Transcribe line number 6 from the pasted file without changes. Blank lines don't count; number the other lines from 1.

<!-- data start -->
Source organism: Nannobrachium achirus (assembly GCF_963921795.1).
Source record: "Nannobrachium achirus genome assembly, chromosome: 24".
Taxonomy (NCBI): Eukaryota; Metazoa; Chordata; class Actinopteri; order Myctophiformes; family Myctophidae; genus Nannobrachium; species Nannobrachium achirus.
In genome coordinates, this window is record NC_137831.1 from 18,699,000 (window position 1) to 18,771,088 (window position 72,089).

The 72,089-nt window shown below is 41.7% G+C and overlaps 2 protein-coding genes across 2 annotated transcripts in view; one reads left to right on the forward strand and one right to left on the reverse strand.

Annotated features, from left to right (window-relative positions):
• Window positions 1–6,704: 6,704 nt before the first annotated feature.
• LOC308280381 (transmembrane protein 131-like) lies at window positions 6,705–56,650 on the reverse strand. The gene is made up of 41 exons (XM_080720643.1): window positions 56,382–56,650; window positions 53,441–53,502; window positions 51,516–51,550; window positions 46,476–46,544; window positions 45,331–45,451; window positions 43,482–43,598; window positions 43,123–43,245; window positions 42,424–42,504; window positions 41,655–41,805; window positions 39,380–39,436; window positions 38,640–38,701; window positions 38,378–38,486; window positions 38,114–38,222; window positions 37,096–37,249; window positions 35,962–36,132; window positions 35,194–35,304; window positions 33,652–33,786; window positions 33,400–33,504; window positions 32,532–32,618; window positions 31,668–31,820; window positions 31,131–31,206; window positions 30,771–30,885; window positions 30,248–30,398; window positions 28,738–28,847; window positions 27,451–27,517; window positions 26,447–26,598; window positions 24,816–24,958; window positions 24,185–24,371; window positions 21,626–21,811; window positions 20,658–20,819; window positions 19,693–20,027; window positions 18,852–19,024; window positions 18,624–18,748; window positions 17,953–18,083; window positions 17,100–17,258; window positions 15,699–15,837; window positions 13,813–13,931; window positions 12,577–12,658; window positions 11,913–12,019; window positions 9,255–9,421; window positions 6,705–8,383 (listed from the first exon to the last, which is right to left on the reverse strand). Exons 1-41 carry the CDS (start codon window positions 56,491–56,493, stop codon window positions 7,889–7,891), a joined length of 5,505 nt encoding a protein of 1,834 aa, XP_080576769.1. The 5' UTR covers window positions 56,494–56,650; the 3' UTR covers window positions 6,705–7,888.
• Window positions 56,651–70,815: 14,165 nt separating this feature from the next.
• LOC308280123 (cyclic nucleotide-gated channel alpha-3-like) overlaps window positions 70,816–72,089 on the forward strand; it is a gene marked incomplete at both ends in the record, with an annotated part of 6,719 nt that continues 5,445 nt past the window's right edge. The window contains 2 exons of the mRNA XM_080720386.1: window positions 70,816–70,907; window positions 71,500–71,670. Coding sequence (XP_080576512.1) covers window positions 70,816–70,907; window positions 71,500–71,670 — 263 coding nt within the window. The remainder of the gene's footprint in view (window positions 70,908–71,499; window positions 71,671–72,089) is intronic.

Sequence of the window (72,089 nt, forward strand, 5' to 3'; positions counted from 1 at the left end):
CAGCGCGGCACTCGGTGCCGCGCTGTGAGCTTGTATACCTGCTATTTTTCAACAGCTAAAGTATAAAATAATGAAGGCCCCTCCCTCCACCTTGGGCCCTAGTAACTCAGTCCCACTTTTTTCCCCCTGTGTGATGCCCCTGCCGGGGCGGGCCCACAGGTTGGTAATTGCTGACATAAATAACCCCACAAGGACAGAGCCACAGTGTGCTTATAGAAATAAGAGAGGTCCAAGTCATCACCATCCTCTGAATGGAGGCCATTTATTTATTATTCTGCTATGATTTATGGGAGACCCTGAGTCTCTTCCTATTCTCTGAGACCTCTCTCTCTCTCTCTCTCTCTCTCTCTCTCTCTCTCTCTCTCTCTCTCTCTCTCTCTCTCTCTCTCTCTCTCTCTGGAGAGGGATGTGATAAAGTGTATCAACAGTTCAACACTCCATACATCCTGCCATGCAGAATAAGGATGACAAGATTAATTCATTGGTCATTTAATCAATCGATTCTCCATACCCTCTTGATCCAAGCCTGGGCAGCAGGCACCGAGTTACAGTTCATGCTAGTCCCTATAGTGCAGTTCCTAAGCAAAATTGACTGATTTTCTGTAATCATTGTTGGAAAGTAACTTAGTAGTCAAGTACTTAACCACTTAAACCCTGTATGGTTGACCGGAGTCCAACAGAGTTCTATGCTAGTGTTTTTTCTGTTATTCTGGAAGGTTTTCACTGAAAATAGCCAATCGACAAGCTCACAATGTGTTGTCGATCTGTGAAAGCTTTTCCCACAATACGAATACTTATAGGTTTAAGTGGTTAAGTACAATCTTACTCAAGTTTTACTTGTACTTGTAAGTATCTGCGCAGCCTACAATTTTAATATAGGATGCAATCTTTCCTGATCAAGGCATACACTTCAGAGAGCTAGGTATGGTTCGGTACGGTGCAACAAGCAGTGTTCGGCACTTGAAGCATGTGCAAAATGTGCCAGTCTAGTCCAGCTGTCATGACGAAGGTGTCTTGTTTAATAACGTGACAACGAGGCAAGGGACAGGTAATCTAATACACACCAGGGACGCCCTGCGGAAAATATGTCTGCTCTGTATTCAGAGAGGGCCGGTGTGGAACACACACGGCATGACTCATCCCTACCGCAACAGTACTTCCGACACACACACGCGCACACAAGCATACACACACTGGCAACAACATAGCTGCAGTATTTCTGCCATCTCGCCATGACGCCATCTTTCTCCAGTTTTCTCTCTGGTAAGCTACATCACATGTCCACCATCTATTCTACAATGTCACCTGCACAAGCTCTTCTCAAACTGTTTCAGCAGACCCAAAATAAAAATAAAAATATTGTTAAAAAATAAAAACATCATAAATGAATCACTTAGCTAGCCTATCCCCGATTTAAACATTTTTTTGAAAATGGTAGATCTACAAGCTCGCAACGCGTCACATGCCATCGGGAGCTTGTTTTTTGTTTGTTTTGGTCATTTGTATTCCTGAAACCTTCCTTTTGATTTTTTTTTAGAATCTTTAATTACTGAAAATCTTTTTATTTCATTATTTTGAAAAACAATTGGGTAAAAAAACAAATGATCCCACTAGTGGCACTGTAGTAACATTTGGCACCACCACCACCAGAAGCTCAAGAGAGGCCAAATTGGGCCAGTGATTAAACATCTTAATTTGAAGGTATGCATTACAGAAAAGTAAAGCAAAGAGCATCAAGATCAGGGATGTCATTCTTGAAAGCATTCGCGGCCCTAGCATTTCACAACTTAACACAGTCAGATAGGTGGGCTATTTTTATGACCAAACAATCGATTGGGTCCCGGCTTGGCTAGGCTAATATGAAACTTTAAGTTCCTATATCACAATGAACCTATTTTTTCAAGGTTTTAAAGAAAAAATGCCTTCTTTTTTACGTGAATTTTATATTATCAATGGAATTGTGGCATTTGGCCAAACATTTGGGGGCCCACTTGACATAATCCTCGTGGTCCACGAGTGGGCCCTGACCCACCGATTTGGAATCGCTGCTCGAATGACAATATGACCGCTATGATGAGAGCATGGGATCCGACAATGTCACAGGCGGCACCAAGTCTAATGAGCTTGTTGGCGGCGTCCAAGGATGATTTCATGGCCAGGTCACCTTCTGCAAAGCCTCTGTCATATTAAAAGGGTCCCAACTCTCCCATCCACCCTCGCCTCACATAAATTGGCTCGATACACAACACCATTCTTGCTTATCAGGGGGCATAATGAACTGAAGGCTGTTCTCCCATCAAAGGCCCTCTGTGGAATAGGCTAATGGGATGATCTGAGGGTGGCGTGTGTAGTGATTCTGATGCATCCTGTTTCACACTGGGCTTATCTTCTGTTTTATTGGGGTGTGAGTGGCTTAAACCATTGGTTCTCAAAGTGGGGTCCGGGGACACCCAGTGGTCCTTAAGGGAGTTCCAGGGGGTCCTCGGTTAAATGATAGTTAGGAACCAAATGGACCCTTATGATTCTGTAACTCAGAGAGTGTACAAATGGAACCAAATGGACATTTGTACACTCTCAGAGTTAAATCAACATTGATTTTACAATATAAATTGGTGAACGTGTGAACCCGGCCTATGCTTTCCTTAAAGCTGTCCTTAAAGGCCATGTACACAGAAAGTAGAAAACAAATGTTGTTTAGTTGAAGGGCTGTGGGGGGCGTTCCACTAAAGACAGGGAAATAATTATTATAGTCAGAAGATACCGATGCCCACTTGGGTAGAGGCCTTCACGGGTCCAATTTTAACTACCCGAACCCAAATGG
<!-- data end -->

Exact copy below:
Annotated features, from left to right (window-relative positions):